COVID-19 pill rollout stymied by shortages as omicron rages

<p>FILE - This image provided by Pfizer shows the company's COVID-19 Paxlovid pills. Pfizer's and Merck's COVID-19 pills that were supposed to be an important weapon against the pandemic in the U.S. are in short supply and have played little role in the fight against the omicron wave of infections. </p>

Pfizer via AP, File

FILE - This image provided by Pfizer shows the company's COVID-19 Paxlovid pills. Pfizer's and Merck's COVID-19 pills that were supposed to be an important weapon against the pandemic in the U.S. are in short supply and have played little role in the fight against the omicron wave of infections. 

WASHINGTON (AP) — Two brand-new COVID-19 pills that were supposed to be an important weapon against the pandemic in the U.S. are in short supply and have played little role in the fight against the omicron wave of infections.

The problem is that production is not yet at full strength and that the pill considered to be far superior, Pfizer’s, takes six to eight months to manufacture.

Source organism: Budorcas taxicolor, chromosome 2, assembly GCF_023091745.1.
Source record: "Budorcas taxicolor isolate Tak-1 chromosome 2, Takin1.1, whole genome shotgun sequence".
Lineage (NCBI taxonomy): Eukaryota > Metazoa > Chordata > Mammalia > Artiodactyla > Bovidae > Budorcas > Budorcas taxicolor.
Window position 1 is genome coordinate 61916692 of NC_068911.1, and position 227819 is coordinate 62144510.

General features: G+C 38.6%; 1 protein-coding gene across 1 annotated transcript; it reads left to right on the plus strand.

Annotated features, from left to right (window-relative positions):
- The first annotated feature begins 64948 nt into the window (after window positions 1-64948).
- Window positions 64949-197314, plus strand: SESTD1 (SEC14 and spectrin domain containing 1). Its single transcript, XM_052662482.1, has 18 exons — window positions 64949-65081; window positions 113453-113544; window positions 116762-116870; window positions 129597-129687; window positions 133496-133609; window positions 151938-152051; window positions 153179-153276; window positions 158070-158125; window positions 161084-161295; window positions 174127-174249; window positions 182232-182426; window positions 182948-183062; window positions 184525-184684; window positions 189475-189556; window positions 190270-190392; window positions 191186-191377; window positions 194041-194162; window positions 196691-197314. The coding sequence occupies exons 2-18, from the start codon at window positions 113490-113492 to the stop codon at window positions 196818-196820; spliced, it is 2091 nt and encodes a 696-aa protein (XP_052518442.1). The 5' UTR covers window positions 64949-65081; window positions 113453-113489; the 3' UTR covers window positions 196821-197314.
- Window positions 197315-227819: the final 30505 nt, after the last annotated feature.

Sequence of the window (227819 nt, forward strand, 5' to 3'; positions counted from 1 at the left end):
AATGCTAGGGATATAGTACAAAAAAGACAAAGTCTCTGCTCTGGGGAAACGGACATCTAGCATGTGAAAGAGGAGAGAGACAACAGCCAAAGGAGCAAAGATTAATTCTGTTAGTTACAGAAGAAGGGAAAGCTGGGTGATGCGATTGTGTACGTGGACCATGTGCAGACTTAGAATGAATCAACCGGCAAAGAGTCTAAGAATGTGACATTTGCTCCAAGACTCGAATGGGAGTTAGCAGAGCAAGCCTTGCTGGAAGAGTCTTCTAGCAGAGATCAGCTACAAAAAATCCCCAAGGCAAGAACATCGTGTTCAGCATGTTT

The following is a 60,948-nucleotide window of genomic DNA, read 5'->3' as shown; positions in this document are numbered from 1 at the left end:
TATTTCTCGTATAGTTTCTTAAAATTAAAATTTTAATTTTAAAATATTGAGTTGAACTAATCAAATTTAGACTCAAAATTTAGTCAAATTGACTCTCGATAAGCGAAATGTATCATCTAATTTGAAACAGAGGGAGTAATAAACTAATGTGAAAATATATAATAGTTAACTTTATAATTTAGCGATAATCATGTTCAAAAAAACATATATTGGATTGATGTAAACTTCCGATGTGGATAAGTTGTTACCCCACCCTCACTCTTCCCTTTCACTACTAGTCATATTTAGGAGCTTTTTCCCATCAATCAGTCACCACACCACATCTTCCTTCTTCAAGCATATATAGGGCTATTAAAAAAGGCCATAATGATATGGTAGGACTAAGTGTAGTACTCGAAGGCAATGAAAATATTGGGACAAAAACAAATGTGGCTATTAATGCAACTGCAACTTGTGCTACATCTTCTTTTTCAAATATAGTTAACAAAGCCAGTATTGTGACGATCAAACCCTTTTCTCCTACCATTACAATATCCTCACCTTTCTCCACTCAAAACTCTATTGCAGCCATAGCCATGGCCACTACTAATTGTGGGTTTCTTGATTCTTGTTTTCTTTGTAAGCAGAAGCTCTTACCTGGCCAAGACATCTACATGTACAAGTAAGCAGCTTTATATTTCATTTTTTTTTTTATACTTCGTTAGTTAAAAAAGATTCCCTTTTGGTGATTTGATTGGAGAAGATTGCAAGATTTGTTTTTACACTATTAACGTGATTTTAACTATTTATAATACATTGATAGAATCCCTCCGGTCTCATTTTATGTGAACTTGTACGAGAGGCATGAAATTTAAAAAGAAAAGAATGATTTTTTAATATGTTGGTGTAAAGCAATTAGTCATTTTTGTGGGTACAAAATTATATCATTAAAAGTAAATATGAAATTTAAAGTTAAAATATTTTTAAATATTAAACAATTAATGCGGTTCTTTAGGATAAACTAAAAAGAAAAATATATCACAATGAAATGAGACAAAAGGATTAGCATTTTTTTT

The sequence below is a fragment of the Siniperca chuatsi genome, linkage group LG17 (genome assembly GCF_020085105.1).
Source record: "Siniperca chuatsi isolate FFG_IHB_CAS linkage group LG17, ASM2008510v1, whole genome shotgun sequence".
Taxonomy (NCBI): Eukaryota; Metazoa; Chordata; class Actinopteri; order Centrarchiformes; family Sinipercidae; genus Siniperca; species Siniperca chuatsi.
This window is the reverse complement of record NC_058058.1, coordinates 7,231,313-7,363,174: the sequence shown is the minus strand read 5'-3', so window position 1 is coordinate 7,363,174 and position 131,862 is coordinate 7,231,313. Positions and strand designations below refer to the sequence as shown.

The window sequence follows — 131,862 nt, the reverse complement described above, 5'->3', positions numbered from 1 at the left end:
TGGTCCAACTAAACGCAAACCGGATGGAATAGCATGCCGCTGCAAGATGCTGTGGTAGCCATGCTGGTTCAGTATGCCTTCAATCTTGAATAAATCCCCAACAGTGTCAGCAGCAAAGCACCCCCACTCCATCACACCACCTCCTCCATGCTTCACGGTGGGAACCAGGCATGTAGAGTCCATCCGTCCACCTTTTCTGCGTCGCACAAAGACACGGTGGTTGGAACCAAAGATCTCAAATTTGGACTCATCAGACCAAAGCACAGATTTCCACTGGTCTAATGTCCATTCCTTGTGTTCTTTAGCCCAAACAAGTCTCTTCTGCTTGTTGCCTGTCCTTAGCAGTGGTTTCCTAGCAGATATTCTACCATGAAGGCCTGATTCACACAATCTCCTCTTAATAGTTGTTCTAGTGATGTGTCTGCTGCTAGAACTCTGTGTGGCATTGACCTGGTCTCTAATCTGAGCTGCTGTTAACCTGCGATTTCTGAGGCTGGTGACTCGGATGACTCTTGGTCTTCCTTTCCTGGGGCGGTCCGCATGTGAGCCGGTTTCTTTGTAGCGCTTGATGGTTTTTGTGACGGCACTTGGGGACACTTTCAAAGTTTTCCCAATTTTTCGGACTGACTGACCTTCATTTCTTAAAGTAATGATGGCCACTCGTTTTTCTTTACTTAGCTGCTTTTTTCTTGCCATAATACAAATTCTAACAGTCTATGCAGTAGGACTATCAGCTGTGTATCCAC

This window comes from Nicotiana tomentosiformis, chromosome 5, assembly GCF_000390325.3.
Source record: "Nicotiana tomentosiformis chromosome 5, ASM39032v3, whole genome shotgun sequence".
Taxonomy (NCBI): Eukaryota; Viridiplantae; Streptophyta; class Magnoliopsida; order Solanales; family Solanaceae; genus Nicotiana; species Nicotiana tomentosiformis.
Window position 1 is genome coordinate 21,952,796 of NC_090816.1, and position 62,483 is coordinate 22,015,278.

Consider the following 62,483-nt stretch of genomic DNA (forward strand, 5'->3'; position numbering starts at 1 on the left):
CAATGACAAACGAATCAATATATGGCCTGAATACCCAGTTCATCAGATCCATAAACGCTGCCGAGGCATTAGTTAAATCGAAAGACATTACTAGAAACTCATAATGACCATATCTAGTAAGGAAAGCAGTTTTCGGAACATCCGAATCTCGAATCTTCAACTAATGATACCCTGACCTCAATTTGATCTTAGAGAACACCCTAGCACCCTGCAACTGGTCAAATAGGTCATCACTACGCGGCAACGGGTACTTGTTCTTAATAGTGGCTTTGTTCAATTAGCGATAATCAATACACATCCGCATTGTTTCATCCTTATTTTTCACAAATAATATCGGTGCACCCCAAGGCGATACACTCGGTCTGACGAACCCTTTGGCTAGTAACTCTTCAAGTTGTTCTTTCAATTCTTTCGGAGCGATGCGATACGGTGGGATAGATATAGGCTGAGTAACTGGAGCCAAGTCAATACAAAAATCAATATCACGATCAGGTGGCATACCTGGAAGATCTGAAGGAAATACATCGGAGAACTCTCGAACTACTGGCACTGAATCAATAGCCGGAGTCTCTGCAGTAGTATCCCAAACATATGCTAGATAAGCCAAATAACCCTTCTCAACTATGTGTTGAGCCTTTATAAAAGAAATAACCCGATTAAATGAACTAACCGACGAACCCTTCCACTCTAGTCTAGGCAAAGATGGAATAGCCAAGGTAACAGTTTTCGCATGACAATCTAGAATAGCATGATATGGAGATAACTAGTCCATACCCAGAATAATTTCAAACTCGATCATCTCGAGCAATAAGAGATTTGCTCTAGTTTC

While the supply is expected to improve dramatically in the coming months, doctors are clamoring for the pills now, not just because omicron is causing an explosion of cases but because two antibody drugs that were once the go-to treatments don’t work as well against the variant.

“This should be a really joyous time because we now have highly effective antiviral pills,” said Erin McCreary, a pharmacist and administrator at the University of Pittsburgh Medical Center. “Instead, this feels like the hardest and most chaotic stretch of the pandemic.” Read the full story here:

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